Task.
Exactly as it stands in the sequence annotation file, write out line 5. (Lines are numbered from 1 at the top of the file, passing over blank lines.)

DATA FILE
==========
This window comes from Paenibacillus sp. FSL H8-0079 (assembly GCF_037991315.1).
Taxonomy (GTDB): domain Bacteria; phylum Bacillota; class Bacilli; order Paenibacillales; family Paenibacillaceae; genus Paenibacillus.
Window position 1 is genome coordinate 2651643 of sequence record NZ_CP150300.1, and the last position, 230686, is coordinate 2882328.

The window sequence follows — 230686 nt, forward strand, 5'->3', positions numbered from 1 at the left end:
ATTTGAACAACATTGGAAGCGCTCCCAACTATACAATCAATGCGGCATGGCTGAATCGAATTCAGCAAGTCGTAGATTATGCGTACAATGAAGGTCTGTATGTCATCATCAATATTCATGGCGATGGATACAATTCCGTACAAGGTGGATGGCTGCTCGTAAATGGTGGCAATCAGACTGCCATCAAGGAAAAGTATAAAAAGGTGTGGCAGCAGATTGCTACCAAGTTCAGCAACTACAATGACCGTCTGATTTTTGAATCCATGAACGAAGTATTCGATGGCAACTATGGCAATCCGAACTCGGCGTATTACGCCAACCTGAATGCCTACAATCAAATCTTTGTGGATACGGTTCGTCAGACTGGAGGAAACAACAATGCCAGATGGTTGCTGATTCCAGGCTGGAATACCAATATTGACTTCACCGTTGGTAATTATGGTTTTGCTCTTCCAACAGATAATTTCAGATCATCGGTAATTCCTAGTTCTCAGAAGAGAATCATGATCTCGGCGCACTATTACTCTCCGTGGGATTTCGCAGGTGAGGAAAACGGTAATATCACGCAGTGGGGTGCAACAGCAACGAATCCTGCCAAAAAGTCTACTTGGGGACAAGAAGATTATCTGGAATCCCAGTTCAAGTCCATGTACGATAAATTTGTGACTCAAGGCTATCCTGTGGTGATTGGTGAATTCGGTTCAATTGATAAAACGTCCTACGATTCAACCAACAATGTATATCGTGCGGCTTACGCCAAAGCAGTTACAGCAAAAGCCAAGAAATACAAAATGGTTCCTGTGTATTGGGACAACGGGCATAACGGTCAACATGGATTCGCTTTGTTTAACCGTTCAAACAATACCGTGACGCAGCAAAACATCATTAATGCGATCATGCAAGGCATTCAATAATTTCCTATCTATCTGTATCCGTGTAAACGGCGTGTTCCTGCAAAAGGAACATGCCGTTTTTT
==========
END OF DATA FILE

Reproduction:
ATTTGAACAACATTGGAAGCGCTCCCAACTATACAATCAATGCGGCATGGCTGAATCGAATTCAGCAAGTCGTAGATTATGCGTACAATGAAGGTCTGTATGTCATCATCAATATTCATGGCGATGGATACAATTCCGTACAAGGTGGATGGCTGCTCGTAAATGGTGGCAATCAGACTGCCATCAAGGAAAAGTATAAAAAGGTGTGGCAGCAGATTGCTACCAAGTTCAGCAACTACAATGACCGTCTGATTTTTGAATCCATGAACGAAGTATTCGATGGCAACTATGGCAATCCGAACTCGGCGTATTACGCCAACCTGAATGCCTACAATCAAATCTTTGTGGATACGGTTCGTCAGACTGGAGGAAACAACAATGCCAGATGGTTGCTGATTCCAGGCTGGAATACCAATATTGACTTCACCGTTGGTAATTATGGTTTTGCTCTTCCAACAGATAATTTCAGATCATCGGTAATTCCTAGTTCTCAGAAGAGAATCATGATCTCGGCGCACTATTACTCTCCGTGGGATTTCGCAGGTGAGGAAAACGGTAATATCACGCAGTGGGGTGCAACAGCAACGAATCCTGCCAAAAAGTCTACTTGGGGACAAGAAGATTATCTGGAATCCCAGTTCAAGTCCATGTACGATAAATTTGTGACTCAAGGCTATCCTGTGGTGATTGGTGAATTCGGTTCAATTGATAAAACGTCCTACGATTCAACCAACAATGTATATCGTGCGGCTTACGCCAAAGCAGTTACAGCAAAAGCCAAGAAATACAAAATGGTTCCTGTGTATTGGGACAACGGGCATAACGGTCAACATGGATTCGCTTTGTTTAACCGTTCAAACAATACCGTGACGCAGCAAAACATCATTAATGCGATCATGCAAGGCATTCAATAATTTCCTATCTATCTGTATCCGTGTAAACGGCGTGTTCCTGCAAAAGGAACATGCCGTTTTTT